Oregonian: “Eudaly, staffers bungled efforts to change Portland neighborhood association rules”

Eudaly policy director Jamey Duhamiel quoted as saying “we need our neighborhood associations in their place.. any inconvenience is a big deal to their cozy lives.”

Emails and texts obtained by The Oregonian newspaper show an extraordinary “bungled” attack on Portland’s neighborhood associations by self-confessed anti-neighborhood activists — including some of the very officials charged with managing the City’s storied neighborhood involvement system.

While Commissioner Chloe Eudaly and Civic Life bureau Director Suk Rhee deny the current code change effort has been intended as an attack on the system and is only an effort to broaden inclusion, the emails and texts tell a different story.

From the article:

Portland Commissioner Chloe Eudaly has acknowledged a bureau under her control badly mishandled efforts to change the rules regarding neighborhood associations by failing to consult and involve the groups, newly released emails and text messages show.

The files reveal that the bungled undertaking led to intense pushback from neighborhood leaders and a lack of support by the City Council. That in turn has led Eudaly to delay the change and launch a damage-control campaign.

…the plan has backfired spectacularly, the emails and texts help to show. The communications were released to The Oregonian/OregonLive in response to a public records request.

…Text messages released by Eudaly’s office also show [Jamey] Duhamel, the commissioner’s policy director, expressing open disdain for neighborhood associations.

Duhamel sent those texts to Mustafa Washington, Mayor Ted Wheeler’s operations manager, during a May 2018 City Council meeting at which many addresses in Southwest Portland were changed to new South Portland ones to make the city 911 system more effective.

Though the change was thought to be non-controversial, about a dozen people gave testimony on it at the meeting, which frustrated Duhamel.

…“Why is this taking so long, ffs? Like WE GET IT ALREADY!! Who are they trying to convince?” she said in a message to Washington, using an acronym that includes profanity.

…“How you like that ‘high income, high caliber’ bull—,” Duhamel texted to Washington. “This is why we need our neighborhood associations in their place. They get too much power and voice.”

Washington responded, “I never thought this would be this big of a deal.”

Duhamel: “Well they are white and ‘high caliber’ soooooooo … any inconvenience is a big deal to their cozy lives. HOW DARE WE STRESS THEM OUT!!!”

Washington: “LOL, there are definitely more important issues than this.”

Duhamel: “So. Much. Privilege.”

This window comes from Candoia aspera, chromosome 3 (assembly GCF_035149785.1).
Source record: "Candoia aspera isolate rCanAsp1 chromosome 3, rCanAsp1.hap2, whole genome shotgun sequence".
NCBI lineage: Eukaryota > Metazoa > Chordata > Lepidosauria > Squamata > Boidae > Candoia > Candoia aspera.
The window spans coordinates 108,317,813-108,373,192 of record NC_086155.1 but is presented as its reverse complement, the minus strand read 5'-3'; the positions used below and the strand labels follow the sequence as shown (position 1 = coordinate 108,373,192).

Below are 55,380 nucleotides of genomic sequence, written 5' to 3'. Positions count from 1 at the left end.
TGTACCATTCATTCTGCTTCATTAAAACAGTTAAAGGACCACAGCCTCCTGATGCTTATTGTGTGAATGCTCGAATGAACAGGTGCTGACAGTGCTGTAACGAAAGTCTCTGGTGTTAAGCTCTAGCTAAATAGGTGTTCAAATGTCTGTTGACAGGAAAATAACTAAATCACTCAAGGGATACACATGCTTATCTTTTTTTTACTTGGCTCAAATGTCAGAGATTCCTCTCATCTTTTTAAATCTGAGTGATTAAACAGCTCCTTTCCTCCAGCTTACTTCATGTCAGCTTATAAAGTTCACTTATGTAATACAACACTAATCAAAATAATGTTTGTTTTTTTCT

In an interview, Duhamel said she regretted her words…

Read the entire article here.

One Reply to “Oregonian: “Eudaly, staffers bungled efforts to change Portland neighborhood association rules””

  1. A few off-the-cuff comments. 1) My impression from the June 26 meeting was that the proposed code changes are really a “decodification” of **all** community organizations, not just NAs, since the new code eliminates the entire legal framework for the organizations overseen by Eudaly’s bureau. (For example, it removes the requirement for open meetings.) The result is that instead of extending power to other types of community organizations, power is removed from all of them. I don’t understand how such legally ignorant language could even be drafted.

    2) Eudaly’s quoted comment about “being more of a renter than a resident” infuriates me as a lift-time renter in a PDX neighborhood who put in my time working for affordable housing (for which I would have been unqualified) during the 90s.

    3) Eudaly’s quote “[The Neighborhood Associations] want me to fix their shortcomings for them, which is not my job” brings up the 2016 Bureau Audit of ONI, which it **is** her job to respond to. (Or maybe not, since the “Office of Neighborhood Involvement” doesn’t exist anymore. 🧐)

    4) Certainly there are nimbys among the “privileged white” activists of Portland. But in general these are the people who laid the foundations of the “Peoples’ Republic of Portland” back in the 70s, many of whom have continued to put in second careers as volunteers in NAs to work for affordable housing, an excellent transportation system, a walkable city, etc. etc. (Hey, folks, we’re on your side! Quit lumping us in with the stereotypes and make use of us! Just think of us as “elders”)

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